The 1885 Alien Contract Labor Law was also known as the Foran Act and prohibited any company or individual from bringing unskilled immigrants into the United States to work under contract. The law made exceptions for foreigners recruited to do domestic service, skilled workers needed to help establish a new trade or industry, professional artists, lecturers and actors. Legislated in an era of rising immigration restriction, the terms of this law were difficult to enforce because contract workers were difficult to identify at ports of entry.
CHAP. 164.-An act to prohibit the importation and migration of foreigners and aliens under contract or agreement to perform labor in the United States, its Territories, and the District of Columbia.
Be it enacted by the Senate and House of Representatives of the United States of America . . . the passage of this act it shall be unlawful for any person, company, partnership, or corporation, in any manner whatsoever, to prepay the transportation, or in any way assist or encourage the importation or migration of any alien or aliens, any foreigner or foreigners, into the United States, its Territories, or the District of Columbia, under contract or agreement . . . made previous to the importation or migration of such alien or aliens, foreigner or foreigners, to perform labor or service of any kind in the United States, its Territories, or the District of Columbia.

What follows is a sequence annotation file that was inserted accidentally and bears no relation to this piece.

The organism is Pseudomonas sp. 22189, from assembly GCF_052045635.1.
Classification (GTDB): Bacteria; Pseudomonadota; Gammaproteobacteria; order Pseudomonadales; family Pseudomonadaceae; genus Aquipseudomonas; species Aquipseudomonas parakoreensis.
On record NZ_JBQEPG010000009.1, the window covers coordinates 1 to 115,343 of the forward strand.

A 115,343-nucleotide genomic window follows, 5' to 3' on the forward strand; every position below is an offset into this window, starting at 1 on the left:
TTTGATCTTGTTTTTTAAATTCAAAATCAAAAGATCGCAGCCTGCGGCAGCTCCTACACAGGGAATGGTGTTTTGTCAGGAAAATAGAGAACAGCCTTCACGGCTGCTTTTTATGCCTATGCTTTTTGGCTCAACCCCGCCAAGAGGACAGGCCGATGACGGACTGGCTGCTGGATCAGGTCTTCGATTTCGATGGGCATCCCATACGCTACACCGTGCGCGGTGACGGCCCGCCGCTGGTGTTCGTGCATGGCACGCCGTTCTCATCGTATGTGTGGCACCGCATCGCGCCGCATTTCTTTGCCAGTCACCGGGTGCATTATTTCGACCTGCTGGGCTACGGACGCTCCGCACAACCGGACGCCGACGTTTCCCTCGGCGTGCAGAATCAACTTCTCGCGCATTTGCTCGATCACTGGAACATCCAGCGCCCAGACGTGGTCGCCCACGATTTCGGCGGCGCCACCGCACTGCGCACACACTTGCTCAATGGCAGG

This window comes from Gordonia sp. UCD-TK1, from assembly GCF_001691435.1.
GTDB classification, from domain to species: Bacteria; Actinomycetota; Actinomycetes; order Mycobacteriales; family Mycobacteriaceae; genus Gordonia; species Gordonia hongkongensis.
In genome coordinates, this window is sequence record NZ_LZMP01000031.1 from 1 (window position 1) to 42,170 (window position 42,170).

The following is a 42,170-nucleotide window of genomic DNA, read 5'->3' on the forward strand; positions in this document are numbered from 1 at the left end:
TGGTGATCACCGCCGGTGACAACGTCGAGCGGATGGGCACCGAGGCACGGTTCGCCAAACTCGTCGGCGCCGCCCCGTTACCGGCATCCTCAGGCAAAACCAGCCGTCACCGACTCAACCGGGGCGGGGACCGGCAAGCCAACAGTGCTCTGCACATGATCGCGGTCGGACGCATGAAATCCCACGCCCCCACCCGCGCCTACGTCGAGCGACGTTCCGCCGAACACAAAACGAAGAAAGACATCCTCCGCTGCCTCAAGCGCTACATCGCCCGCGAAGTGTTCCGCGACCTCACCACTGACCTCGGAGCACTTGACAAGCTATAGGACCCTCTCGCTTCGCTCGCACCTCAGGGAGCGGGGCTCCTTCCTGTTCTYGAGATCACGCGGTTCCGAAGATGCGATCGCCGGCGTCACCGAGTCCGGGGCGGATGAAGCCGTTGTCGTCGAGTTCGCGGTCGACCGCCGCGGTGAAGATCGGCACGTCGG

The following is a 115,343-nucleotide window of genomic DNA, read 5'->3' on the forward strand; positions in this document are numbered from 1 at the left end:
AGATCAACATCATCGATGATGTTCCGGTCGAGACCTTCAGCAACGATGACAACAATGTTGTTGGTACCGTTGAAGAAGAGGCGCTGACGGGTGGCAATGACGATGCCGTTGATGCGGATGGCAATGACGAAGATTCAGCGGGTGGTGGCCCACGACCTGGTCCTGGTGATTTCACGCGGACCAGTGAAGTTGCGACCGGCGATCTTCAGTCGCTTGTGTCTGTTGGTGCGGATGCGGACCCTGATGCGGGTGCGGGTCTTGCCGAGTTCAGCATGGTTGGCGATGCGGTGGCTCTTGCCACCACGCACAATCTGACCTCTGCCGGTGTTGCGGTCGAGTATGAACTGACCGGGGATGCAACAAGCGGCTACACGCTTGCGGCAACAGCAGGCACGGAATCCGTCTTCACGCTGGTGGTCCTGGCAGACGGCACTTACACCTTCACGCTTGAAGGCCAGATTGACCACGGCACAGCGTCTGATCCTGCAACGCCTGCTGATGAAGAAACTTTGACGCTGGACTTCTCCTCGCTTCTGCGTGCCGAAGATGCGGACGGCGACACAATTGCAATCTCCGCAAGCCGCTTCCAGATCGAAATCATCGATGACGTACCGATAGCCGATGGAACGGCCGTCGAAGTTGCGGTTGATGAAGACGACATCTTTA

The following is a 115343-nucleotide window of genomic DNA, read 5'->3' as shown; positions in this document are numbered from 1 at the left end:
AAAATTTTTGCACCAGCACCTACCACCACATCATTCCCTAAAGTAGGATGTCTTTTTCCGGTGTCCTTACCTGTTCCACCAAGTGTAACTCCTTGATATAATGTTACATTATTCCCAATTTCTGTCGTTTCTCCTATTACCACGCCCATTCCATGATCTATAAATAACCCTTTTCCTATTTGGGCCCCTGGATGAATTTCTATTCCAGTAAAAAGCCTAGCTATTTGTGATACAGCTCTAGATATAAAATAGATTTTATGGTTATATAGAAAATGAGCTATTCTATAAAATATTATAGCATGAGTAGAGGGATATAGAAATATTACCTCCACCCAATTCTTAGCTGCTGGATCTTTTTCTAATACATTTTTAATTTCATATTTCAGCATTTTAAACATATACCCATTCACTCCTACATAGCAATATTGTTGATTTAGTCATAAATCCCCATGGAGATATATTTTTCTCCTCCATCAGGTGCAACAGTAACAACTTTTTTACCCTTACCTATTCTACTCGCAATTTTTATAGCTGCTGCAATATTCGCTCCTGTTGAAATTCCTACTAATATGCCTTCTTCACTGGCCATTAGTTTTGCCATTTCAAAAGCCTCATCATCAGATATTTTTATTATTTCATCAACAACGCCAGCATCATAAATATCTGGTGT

SEC. 2. That all contracts or agreements . . . to perform labor or service or having reference to the performance of labor or service by any person in the United States, its Territories, or the District of Columbia previous to the migration or importation of the person or persons whose labor or service is contracted for into the United States, shall be utterly void and of no effect . . . .
SEC. 5. That nothing in this act shall be so construed as to prevent any citizen or subject of any foreign country temporarily residing in the United States . . . from engaging, under contract or otherwise . . . secretaries, servants, or domestics . . . nor shall this act be so construed as to prevent any person, or persons, partnership, or corporation from engaging, under contract or agreement,skilled workman in foreign countries to perform labor in the United States . . . Provided, That skilled labor for that purpose cannot be otherwise obtained; nor shall the provisions of this act apply to professional actors, artists, lecturers, or singers, nor to persons employed strictly as personal or domestic servants . . .
“[T]he Foran Act . . . repudiated an entire class of contracts as violations of the free labor system. Passed with the full support of Terence Powderly and thousands of Knights of Labor (KOL) assemblies across the country, the Foran Act represented on of the KOL’s few legislative successes at the national level. At the heart of the Foran Act was a direct challenge to the notion that all contracts were voluntary and free.”
Gunther Peck, Reinventing Free Labor: Padrones and Immigrant Workers in the North American West (Cambridge University Press, 2000), 85.